Sad, but true.

reader said...

"...The mind boggles. Can you really be interested in this stuff?..."


Allow me to speak for everyone when I say, HELL YES!I have an agent, I've been published. I don't know half of this stuff. Do people in publishing somehow not realize that writers only know what their agents or other writers tell them? Which, is, you know, usually zilch.

Blog the heck out of these topics, I say! Expand on co-op, too if you wish. For instance, on the Pub Rants post she mentioned at a certain point the bookstore puts the books on a table w/o a co-op. Which books and authors are we talking about? James Patterson, whose books are always there or a new (maybe one book out author) that simply is hot at the moment?

Kimberley Griffiths Little said...

YES - all of the above!

And thank you for all the great posts and publishing information. You're a gem! (Even if we don't know *who* the heck you are. Ha!)

Anonymous said...

I wouldn't mind knowing what some of those mysterious terms mean. The more I know about the business, the better. Right?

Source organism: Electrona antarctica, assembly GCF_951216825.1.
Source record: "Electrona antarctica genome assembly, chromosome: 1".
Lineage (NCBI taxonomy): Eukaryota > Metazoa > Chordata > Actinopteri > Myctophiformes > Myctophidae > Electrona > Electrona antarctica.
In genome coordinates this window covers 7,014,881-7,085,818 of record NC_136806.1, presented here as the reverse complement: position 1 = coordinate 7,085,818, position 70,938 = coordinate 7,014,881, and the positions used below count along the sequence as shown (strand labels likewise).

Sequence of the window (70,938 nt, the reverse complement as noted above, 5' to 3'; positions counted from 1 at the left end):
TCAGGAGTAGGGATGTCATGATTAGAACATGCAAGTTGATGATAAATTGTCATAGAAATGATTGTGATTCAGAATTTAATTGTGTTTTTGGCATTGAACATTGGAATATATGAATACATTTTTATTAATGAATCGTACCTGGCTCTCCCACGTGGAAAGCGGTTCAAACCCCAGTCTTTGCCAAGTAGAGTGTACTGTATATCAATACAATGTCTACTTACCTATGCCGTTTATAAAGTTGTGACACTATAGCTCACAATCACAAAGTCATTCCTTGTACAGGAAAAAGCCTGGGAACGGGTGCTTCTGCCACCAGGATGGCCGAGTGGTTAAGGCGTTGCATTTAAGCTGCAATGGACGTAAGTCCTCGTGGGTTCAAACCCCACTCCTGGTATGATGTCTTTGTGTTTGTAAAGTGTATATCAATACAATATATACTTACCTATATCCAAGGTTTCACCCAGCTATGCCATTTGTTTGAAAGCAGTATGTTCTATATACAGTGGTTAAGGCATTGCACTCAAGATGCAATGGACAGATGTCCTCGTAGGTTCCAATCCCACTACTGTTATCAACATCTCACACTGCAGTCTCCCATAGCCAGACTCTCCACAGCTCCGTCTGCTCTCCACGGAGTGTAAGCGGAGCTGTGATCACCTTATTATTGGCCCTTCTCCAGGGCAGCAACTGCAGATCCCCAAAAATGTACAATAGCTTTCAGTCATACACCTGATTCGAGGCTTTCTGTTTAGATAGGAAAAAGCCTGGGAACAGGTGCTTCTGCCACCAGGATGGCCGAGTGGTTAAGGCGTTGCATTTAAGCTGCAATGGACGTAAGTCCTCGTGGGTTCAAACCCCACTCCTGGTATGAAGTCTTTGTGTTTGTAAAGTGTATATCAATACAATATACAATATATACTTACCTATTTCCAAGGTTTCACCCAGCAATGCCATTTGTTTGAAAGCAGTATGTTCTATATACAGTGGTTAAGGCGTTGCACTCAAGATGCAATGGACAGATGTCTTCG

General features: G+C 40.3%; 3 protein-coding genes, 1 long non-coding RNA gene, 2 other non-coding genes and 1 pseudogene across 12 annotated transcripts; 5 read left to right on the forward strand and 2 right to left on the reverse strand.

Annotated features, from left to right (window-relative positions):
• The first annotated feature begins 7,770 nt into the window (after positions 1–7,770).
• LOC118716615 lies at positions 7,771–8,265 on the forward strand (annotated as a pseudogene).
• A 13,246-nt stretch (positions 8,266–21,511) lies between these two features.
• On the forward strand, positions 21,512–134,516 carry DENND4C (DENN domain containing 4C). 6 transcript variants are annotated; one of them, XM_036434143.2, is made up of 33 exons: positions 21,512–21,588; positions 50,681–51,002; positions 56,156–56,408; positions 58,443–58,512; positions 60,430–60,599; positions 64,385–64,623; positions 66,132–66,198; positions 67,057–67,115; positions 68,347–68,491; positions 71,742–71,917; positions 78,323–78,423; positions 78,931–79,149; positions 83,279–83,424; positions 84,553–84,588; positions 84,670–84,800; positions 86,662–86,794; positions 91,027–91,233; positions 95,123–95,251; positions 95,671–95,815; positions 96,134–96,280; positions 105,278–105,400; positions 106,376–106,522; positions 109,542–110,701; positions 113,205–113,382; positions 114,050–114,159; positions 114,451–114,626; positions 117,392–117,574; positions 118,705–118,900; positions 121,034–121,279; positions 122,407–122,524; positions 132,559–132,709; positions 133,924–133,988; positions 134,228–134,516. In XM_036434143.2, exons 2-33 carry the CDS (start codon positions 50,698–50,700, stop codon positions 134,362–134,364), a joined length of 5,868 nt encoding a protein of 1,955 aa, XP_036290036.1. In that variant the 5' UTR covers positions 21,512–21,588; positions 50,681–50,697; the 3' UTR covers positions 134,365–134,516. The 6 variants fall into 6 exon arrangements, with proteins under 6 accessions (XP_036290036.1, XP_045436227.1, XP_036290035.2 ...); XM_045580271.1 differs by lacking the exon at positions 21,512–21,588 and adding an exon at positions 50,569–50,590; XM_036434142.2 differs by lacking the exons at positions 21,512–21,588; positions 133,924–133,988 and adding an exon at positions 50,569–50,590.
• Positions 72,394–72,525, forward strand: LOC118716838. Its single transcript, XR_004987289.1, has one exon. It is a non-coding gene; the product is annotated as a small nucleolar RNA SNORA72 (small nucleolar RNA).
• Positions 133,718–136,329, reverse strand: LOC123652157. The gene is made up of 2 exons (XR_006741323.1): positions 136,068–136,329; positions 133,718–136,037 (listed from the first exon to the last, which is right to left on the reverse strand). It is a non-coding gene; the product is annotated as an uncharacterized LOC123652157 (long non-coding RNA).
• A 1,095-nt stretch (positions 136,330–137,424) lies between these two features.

WandaV

Rick said...

Count me in. Those type of in-depth posts are some of my favorite.

Saundra Mitchell said...

I'm sincerely interested in all those, but especially sell-in and PPB!

Anonymous said...

I see this all the time in publisher's weekly - "Deals" - good deal vs. very good, etc.... What are the thresholds.

BuffySquirrel said...

Well, I still don't know what an endcap is....

:D

Lis'Anne Harris said...

Yes! I want to know what all of those publishing terms mean. Thanks for offering to give us some definitions.

Lis'Anne Harris

Angie said...

YES.

I'd love to hear about all of those, because I have no idea what most of them are -- or I have an idea of what it is, but not how it works.

Reminder: What you find incredibly boring because you deal with it every day, we find mysterious, fascinating, and sometimes a little scary :)

To answer your actual question -- I have no idea what PPB, advance sales, sell-in, or refurbs are, and I'm a little fuzzy on the P&L/Bookscan. I'd love to hear about any of them in detail, but some short definitions would also be great!

Thanks as always for your willingness to educate.

jennifer said...